This recipe appears in the February 2013 issue of Field & Stream, on newsstands now.
The ultimate Super Bowl indulgence: nachos loaded with bubbling cheddar and shredded venison that’s been slow-cooked with chipotles and spices and then quickly seared—in the style of Mexico’s legendary pork carnitas—for some crispy, hyper-flavored edges. You may forget about the game altogether.
Whether you’re an old hand at throwing Super Bowl parties or hosting your first, it’s always a good idea to turn to the professionals when planning the perfect party menu. To make things easier on you, I’ve rounded up expert opinions on some must-have game day snacks—and added a Wild Chef take on another classic to give you five fine options for this Sunday’s Super Bowl.
Meatballs: There are dozens and dozens of variations on the popular meatball, as the guys at New York’s Meatball Shop can attest. Don’t be afraid to rotate deer, elk, or antelope sausage or ground meat into any of these recipes to add your own Wild Chef twist.
When I was in Louisiana a few weeks back hunting with some folks from Ducks Unlimited and learning about the severe loss of marshlands and habitat in region, DU web editor Chris Jennings and I snuck out one afternoon to find some oysters. Unfortunately, we struck out on that hunt when the workers at the oyster house told us they didn’t have any on hand.
Not to be deterred in our efforts to eat local, we picked up some boudin balls from the grocer that had apparently been under the heat lamp for awhile as they were all but inedible (but we ate most of them anyway). That shouldn’t stop you from trying to make your own however, as I’ve since discovered these fried orbs of sausage, liver and rice are incredibly delicious when fresh.
We’ve been on an extended run of reader-submitted Food Fight photos and it continues this week with two fishy pics. So let’s skip the filler and go right to the meat of the matter. Cast your votes for the fish dish you’d most like to tuck into right now.
Tell people that you not only eat bear meat but that you also love it, and most will grimace and postulate second-hand opinions about how bear is not only inedible, but also disease-ridden. Cooking bear, the uninformed will righteously tell you, not only results in a bad meal, but also causes everything from severe nausea to death. Mention that you also render bear fat for cooking, and you can almost see their brain seize up. It’s actually quite entertaining—not unlike telling a redneck that Toby Keith votes Democrat.
I spent last week in Las Vegas, wandering the aisles of the SHOT Show and doing my best not to catch the creeping death that comes with packing 60,000 people—many of whom harbor questionable hygiene habits—into a convention center built to accommodate about half that many people. As of Sunday, I’d somehow escaped the various strains of colds and flus floating around the hall, but I’m still in need of some post-Vegas detox. I just want to rest for a few days eating green vegetables. But, being the omnivore I am, I still need a little meat in my diet, which is why I’ll be cooking up a batch of this simple take on a sausage-based soup. To make things even easier, I think I’ll even cheat and go with a bag of pre-chopped slaw mix from the grocery store.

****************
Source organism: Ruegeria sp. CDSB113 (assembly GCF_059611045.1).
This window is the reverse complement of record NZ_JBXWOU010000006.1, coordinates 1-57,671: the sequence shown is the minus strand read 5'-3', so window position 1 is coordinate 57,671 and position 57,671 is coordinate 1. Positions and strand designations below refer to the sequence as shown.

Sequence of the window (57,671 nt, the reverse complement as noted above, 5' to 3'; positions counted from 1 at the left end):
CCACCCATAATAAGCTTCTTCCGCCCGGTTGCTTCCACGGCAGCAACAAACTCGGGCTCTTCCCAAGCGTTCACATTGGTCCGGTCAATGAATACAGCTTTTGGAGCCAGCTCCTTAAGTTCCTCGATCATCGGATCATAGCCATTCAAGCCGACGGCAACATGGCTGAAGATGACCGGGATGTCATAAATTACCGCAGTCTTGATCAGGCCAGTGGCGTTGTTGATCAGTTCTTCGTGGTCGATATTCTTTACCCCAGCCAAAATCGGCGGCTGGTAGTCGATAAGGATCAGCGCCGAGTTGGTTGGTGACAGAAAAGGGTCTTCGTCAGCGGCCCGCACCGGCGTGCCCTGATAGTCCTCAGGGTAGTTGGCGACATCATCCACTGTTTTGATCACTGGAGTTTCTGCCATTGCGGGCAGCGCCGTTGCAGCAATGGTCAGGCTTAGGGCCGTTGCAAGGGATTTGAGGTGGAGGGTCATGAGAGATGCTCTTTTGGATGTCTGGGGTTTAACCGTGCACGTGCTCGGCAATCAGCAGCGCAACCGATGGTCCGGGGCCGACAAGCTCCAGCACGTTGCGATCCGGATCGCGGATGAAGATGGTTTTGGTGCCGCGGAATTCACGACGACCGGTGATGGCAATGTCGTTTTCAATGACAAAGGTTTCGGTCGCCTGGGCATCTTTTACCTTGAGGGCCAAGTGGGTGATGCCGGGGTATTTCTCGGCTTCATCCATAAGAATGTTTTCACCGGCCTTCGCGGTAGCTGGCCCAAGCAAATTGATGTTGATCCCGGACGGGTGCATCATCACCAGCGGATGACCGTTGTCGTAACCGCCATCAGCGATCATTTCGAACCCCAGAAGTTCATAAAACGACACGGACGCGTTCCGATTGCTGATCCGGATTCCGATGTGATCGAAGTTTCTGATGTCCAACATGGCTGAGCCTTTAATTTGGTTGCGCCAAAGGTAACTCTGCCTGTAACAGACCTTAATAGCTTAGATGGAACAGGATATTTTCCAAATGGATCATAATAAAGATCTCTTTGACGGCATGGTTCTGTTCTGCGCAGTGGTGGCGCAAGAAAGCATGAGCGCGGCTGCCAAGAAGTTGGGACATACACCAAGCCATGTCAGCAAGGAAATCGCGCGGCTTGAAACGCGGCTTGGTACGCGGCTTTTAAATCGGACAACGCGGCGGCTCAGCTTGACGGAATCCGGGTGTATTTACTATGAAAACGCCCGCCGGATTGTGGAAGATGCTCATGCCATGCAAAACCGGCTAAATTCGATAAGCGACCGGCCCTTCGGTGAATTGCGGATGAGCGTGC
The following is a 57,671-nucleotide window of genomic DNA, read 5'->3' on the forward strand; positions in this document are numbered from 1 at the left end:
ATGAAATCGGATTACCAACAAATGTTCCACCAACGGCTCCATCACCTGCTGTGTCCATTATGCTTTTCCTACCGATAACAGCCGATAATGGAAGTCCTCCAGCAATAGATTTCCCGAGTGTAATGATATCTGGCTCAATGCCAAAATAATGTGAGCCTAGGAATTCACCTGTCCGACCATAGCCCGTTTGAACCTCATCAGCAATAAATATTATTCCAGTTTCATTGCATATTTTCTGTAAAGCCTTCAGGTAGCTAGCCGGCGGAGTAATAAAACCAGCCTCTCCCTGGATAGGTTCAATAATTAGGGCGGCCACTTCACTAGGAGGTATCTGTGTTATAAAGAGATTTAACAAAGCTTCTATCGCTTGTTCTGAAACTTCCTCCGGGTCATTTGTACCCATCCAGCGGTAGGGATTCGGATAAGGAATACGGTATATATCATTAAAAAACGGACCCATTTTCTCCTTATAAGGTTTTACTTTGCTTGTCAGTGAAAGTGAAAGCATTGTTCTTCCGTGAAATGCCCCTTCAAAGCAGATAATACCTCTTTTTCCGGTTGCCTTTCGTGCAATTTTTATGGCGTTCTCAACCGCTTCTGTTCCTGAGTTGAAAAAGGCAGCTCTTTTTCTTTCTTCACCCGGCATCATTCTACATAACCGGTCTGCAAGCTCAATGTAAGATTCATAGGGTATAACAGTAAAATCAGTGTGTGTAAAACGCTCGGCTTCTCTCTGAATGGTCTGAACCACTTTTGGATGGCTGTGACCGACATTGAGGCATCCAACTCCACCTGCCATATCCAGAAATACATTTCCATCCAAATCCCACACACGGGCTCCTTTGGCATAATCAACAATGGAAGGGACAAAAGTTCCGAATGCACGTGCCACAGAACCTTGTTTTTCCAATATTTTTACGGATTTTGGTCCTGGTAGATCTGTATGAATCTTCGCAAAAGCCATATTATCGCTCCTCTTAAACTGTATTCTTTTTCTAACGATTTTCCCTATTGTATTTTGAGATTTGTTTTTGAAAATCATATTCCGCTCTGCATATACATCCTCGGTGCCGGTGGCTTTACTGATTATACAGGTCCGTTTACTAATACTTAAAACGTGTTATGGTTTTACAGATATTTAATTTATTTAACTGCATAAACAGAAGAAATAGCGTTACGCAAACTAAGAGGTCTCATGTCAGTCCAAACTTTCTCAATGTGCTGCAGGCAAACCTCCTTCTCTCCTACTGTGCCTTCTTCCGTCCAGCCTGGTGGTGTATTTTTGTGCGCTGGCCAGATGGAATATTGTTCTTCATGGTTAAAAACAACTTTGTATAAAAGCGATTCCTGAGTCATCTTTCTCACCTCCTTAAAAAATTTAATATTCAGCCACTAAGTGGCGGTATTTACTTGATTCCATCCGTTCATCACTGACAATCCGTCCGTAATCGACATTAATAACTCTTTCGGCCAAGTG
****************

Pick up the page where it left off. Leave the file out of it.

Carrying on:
The middle of winter might not seem like the right season for trout fishing, but don’t tell Wild Chef readers that. Two faithful Food Fight contestants submitted some delightful photos of freshly caught trout, proving to the rest of us that January is the perfect time to get out and do some fishing.
I’ve eaten a lot of great meals in the field—from my dad’s fried-egg sandwiches to breakfast burritos the size of my forearm—but it’s hard to top the prime rib I had marsh-side after a morning of gunning for ducks on the Great Salt Lake back in November. The memorable meal was cooked up by Camp Chef field chef Matt Anderson. Coming in a close second were the chili cheeseburgers Anderson’s co-worker Steve McGrath fired up from the deck of an airboat the day before.
If you want a smoky whiskey, you could just buy a bottle of scotch, right? While that’s true, sometimes life calls for brown liquor with a smoke flavor, but not the aggressive earthiness of a single-malt—particularly if you’re going to be using it to bake cookies. Now you should know me well enough to realize I wouldn’t be making cookies, but my girlfriend T. Rebel was in busy-baking mode just before the holidays and she came to me with a smoked whiskey request for this modified bourbon ball recipe from our friends over at Saveur.
We did a bit of research, scoured our local liquor purveyors and then contacted a friend over in Utah who hooked us up with a bottle of High West Distillery’s Campfire Whiskey. (As a sidenote, the folks at High West are turning out some amazing small-batch libations. I fell in love with the complex spiciness of their Rendezvous Rye this past fall.) The problem, it’s just too darn good to sacrifice even two tablespoons of it for cookies. In fact, the day it came in the mail, addressed to T. Rebel, she let me have one sip then promptly hid the bottle from me. (The girl really likes her Old Fashioneds.)
In 2012, I became somewhat obsessed with ham and sausage-making, and I don’t see this trend slowing down any in the coming year. Part of the reason for my interest in all things cured, smoked, or salted can be traced to a Christmas gift I got from T. Rebel in 2011—the great meat-eater’s bible "Charcuterie" by Michael Ruhlman and Brian Polcyn.